* IndustriALL targets $74.6 mln fund for Rana Plaza
* Victims of Tazreen fire in November also under discussion
* Primark frustrated at delays, extends short-term aid
* Wal-Mart, Benetton, Mango did not attend
By Emma Thomasson
BERLIN, Sept 12 A group of retailers and
clothing brands failed on Thursday to establish compensation
funds for the victims of two Bangladesh factory disasters, as
many companies that sourced clothes from the buildings decided
not to take part in the process.
At talks chaired by the International Labour Organisation in
Geneva, the brands discussed setting up funds to compensate the
victims of both the Rana Plaza disaster in April, when an
eight-storey building collapsed, killing 1,129 people, and a
fire at the Tazreen factory in November 2012, which killed 112
The collapse of Rana Plaza, a factory built on swampy ground
about 20 miles outside Bangladesh's capital city Dhaka, ranks
among the world's worst industrial accidents and has galvanised
brands to try to improve safety standards at
But only nine out of the 28 brands being supplied from Rana
Plaza came to the Geneva meeting, with some of the absentees
saying they preferred to pursue their own compensation plans or
citing issues with the approach adopted at the talks.
The IndustriALL trade union, which coordinated the talks,
said the group that met on Thursday agreed to contribute to a
fund, but would meet again in the next two weeks to establish
such a fund, coordinating the process with parties including the
Bangladesh government and employers.
"It is difficult to understand why some brands are using any
excuse to try to avoid responsibility. The workers are waiting
for money and medical assistance," Monika Kemperle, assistant
general secretary of IndustriALL, told Reuters.
The Primark discount chain owned by Associated British Foods
, present at the meeting, also expressed frustration.
"The company remains concerned about the length of time it
is taking to agree a framework for long-term compensation. As a
result the company will now pay a second tranche of emergency
aid, lasting three months," Primark said in a statement.
It added it had created the first comprehensive database of
most of those in Rana Plaza at the time of the disaster,
registering details of 3,333 workers as part of its aid plan.
About 3.6 million people work in Bangladesh's clothing
industry, making it the world's second-largest clothing exporter
behind China, but some of the workforce, which is mostly female,
earn as little as $38 a month. About 60 percent of garment
exports go to Europe and 23 percent to the United States.
The other brands at the talks that sourced from Rana Plaza
were Canada's Loblaw Cos Ltd, Bonmarche, Matalan and
Store Twenty One from Britain, Mascot of Denmark, Camaieu of
France, Kik of Germany and Spanish department store chain El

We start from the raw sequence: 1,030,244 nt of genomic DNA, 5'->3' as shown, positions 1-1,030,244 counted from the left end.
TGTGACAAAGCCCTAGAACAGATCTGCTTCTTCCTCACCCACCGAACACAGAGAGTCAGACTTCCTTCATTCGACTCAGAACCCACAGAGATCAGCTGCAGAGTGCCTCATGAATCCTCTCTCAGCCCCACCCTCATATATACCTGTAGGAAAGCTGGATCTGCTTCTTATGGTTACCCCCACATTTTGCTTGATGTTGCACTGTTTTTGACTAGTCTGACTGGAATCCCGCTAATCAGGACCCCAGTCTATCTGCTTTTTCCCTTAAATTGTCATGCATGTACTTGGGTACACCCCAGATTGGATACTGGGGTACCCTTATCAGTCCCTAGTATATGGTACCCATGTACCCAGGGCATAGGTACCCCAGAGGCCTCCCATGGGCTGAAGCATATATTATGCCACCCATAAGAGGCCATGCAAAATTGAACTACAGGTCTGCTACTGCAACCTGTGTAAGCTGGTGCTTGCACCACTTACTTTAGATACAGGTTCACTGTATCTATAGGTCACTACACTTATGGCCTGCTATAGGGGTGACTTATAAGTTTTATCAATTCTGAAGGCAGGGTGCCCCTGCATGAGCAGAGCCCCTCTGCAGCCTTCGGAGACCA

Corte Ingles. European retailer C&A and Germany's Karl Rieker
attended talks on Tazreen compensation on Wednesday.
LACK OF CLARITY?
Several retailers were criticised for staying away from the
talks, including U.S. group Wal-Mart, which sourced
garments from the factory hit by the fire, as well as Italian
clothing retailer Benetton and Spanish fashion chain
Benetton's chief executive Baigio Chiarolanza said many
companies had not joined the Geneva talks due to a "lack of
clarity" around objectives and a lack of involvement by several
"We decided to focus our efforts and resources in working
directly with those affected by the Rana Plaza disaster and
their families so that we can provide them with concrete help
while they need it the most," he said in a statement.
Mango did not attend because it did not have commercial
relations with factories at Rana Plaza, a spokeswoman said,
though the company has said it ordered test samples from one
supplier in the building.
Zara-owner Inditex, which had originally been
expected to attend, said it did not join the talks as it was not
supplied by either the Tazreen or Rana Plaza factories.
Asked about the talks, Wal-Mart spokesman Kevin Gardner said
the world's biggest retailer was focused on investing its
resources in improving safety in factories, but did not comment
directly on compensation demands from victims.
Wal-Mart is part of a North American alliance launched after
Rana Plaza that seeks to improve worker safety at suppliers.
A European-led group, also brokered by IndustriALL but
separate from the compensation talks, is working on the same
issue, but retailers signing up to its accord accept a binding
arbitration process on safety issues, enforceable in the courts
of the country where a company is domiciled.
IndustriALL aims to set up long-term funds of $74.6 million
for Rana Plaza workers and $6.4 million for Tazreen, with 45
percent to be contributed by brands.
IndustriALL said the compensation plan it was working on was
based on a scheme it developed following other factory accidents
that takes into account loss of earnings, pain and suffering, as
well as medical costs, funeral costs and other family expenses.